Book Review: The Goddess & Other Women by Joyce Carol Oates


The Goddess & Other Women by Joyce Carol Oates

Fawcett Crest Books (paperback), 1974

463 Pages


THE GODDESS AND OTHER WOMEN is the fifth collection of short stories by celebrated author Joyce Carol Oates. It was with the short story that Miss Oates’s meteoric career was launched, and in this volume she uses again her incomparable talent for penetrating the mind and heart.

The twenty-five stories in THE GODDESS AND OTHER WOMEN concern women; women and girls of all ages living the crisis of their daily lives – a young girl who finds herself playing the role of The Girl on a California beach; another wanting love so desperately she will do anything to secure it; a 12-year-old girl who provokes a young black to ruinous violence; an overly intellectual college professor whose husband has left her; a young woman who drifts toward suicide and is saved by the oddest of circumstances… 


Came by with a truck, The Director and Roybay and a boy I didn’t know. Roybay leaned out the window, very friendly. I got in and we drove around for a while. The Director telling us about his movie-vision, all speeded-up because his friend, his contact had lent him the equipment from an educational film company in town, and it had to be back Sunday P.M. The Director said: ‘It’s all a matter of art and compromise’. He was very excited. I knew him from before, a few days before; his name was DePinto or DeLino, something strange, but he was called The Director. He was in the third person most of the time (THE GIRL)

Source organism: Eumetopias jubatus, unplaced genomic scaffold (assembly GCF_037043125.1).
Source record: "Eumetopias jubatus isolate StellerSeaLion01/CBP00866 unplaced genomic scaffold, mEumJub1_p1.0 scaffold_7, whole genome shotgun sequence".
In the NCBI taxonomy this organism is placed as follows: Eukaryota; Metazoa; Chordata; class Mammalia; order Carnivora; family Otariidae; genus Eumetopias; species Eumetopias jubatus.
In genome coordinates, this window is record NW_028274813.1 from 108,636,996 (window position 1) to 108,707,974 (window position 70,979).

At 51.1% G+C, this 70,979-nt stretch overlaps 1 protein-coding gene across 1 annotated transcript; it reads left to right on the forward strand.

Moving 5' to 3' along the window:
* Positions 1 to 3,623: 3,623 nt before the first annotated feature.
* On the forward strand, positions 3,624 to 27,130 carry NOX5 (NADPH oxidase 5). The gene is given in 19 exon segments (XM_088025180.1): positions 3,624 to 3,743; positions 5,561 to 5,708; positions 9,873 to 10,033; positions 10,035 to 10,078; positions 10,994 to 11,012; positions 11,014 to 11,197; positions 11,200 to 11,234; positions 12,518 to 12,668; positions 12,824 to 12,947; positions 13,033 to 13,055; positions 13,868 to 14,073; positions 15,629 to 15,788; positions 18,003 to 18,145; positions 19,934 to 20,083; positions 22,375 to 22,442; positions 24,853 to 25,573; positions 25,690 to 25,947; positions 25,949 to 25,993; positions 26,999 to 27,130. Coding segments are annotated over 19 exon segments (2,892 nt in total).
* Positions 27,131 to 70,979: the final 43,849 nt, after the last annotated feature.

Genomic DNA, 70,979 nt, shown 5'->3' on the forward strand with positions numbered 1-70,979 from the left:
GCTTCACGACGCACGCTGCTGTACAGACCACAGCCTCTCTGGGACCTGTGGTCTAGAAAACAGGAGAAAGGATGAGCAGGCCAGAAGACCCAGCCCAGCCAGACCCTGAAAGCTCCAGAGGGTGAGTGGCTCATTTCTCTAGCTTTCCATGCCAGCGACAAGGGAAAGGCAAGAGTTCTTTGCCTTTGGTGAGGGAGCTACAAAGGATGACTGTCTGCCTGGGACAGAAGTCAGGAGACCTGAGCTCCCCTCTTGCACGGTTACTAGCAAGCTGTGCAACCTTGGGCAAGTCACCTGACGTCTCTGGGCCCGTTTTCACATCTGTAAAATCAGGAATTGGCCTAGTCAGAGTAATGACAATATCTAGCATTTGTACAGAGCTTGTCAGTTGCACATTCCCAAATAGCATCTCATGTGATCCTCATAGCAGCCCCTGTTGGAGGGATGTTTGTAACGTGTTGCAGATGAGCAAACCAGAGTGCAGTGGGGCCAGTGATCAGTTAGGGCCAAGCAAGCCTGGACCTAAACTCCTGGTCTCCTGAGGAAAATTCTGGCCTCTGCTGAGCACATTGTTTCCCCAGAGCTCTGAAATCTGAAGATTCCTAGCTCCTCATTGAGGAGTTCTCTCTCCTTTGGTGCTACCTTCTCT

This was my first read through of The Goddess & Other Women, one of JCO’s earliest collections.

I thought this collection of stories was great. I enjoyed every story in The Goddess & Other Women. Unusually for a collection of short stories, none of the stories were duds. It’s rare to find a collection of short fiction that doesn’t have at least one story that just doesn’t work. Every story in The Goddess & Other Women works and works well. The Goddess & Other Women is one of the strongest of JCO’s earliest story collections. The stories are all quite dark in tone. Among my favourites are The Girl, I Must Have You, Small Avalanches, A Girl at the Edge of the Ocean and Honeybit. 





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